I noticed this most after the murder of an Icelandic girl my age last year, who was abducted mere metres from my street and was found dead at a beach a week later. The entire country was in disbelief and mourning and thousands paraded the streets in her honour. It affected me profoundly.
The other thing that comes to mind is that Icelanders adorn cemeteries with Christmas lights in December – individual crosses are lined with blue and red lights. It is such a delight to see.
Your most recent work is inspired by Icelandic ghost stories. How do you personally connect with these stories and what do you find most intriguing about them?
Iceland’s rich folklore is very intriguing and beautiful. The most captivating thing about it is that the stories are shared throughout generations to this day. Each family may have their own unique ghost story experienced by their elders. A vast number of people here truly believe in the paranormal and the existence of otherworldly beings, which is something I very rarely encountered in Australia.
I’ve been focusing on the female ghosts in Icelandic folklore, which fascinate me because of the tragedy surrounding their ends which turns them into spectres. They are never just evil, but tangible people who were dealt very tough hands in their lives. It’s a common theme throughout Icelandic film and literature especially. A sense of deep melancholy and tragedy, a great love of the misunderstood protagonist or classic crime story, which is almost funny as there is almost no crime here.
“It’s not the thought of the real existence of the paranormal that frightens me; rather the thought of the paranormal not existing.“
To what extend do your own thoughts about death and mortality influence your art?
I think the theme of death is the overriding theme of most of my works, and I find it makes a lot of people uncomfortable. It makes my family squirm, but they are good enough to tolerate it and help me out with some of my more precarious photo shoots.
While studying art and photography in university, my major projects were heavily themed on the stages of dying, Victorian post-mortem photography and black and white cemetery studies. Part of this stems from the will to process and come to terms with my own feelings of death, and partly from the desire to throw uncomfortable realities into the faces of others.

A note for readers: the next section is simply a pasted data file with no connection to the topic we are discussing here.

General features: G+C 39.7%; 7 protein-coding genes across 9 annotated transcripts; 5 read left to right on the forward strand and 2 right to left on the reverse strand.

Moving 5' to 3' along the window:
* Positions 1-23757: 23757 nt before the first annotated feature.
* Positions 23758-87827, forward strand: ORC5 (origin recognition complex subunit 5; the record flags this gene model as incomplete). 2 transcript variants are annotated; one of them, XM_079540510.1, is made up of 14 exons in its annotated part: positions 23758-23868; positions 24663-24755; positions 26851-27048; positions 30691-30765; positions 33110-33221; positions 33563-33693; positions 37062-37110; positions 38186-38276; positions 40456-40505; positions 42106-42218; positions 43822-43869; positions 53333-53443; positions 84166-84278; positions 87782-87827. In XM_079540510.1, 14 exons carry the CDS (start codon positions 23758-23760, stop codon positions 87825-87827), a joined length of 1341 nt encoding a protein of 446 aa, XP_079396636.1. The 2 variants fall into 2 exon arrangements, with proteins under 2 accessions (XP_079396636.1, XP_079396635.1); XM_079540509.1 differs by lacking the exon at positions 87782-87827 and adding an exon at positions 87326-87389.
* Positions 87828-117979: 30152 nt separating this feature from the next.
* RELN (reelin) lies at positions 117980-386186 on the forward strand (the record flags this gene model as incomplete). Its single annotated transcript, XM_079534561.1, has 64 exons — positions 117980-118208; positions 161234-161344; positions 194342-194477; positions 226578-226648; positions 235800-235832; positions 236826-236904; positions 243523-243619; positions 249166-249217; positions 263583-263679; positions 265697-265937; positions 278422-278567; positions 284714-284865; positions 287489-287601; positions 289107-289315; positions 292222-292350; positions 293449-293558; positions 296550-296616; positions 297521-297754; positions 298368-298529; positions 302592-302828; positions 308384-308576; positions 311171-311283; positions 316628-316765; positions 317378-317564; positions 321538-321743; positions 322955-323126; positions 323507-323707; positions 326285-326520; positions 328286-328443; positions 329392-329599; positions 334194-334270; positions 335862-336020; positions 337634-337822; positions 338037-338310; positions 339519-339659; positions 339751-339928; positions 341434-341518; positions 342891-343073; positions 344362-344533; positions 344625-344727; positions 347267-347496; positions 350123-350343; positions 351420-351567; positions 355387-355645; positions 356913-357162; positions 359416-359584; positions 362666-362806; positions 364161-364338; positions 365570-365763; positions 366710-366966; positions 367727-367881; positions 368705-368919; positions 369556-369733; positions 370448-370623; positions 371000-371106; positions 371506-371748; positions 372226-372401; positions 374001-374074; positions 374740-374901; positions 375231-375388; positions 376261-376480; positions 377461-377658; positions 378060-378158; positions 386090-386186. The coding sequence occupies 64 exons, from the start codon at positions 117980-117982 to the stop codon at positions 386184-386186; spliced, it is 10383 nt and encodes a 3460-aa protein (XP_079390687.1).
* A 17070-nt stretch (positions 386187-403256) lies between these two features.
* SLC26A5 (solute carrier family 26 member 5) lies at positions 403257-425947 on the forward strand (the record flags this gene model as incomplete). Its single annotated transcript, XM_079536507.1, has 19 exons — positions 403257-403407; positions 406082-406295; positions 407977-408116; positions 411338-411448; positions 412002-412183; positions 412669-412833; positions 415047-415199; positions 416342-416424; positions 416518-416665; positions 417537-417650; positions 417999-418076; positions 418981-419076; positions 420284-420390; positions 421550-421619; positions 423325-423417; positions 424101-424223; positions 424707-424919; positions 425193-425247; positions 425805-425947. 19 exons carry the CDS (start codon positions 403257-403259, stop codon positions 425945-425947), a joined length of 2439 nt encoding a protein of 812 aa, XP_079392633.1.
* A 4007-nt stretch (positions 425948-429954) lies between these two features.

It saddens me that photography as an art form had only just begun to be taken seriously as one and so quickly has it disintegrated. I think a lot of us have begun clawing at old methods, like trying to get back into the darkroom or seeking other sources of inspiration to escape the idealised social media photography trend, like we are trying to keep the belief alive that this medium has meaning beyond the function of making somewhere, someone or something look nice.
I believe in the quote “Art should disturb the comfortable and comfort the disturbed”. My choice to attend art school and many of my attitudes towards death were heavily influenced by the series Six Feet Under, a show about a family-run funeral home.
Are you afraid to die?
I wouldn’t say I’m completely one way or another with this. My initial answer would be no, it’s a comforting thought for me. After twenty minutes or so of contemplation however, the full extent of the reality of this brings forth many anxieties. Then, a calmness washes over me as I remember my spiritual teachings. “Death is like taking off a tight shoe,” Ram Dass says. Eastern philosophy and individuals like Ram Dass and Alan Watts have opened my mind to alternative perspectives on death, and they are truly who I owe my sanity to today.
How do you envision your own funeral?
I would like to be placed in the earth, if a green funeral was a possibility. In terms of the service, I would love for there to be a play- through of the songs that meant most to me in life. Of all art forms, music has been the one to move me the most. Just half an hour of silence to listen to Elliott Smith and the piano works of Dustin O’Halloran would make me happy.
Image credits: all images by Amy Haslehurst.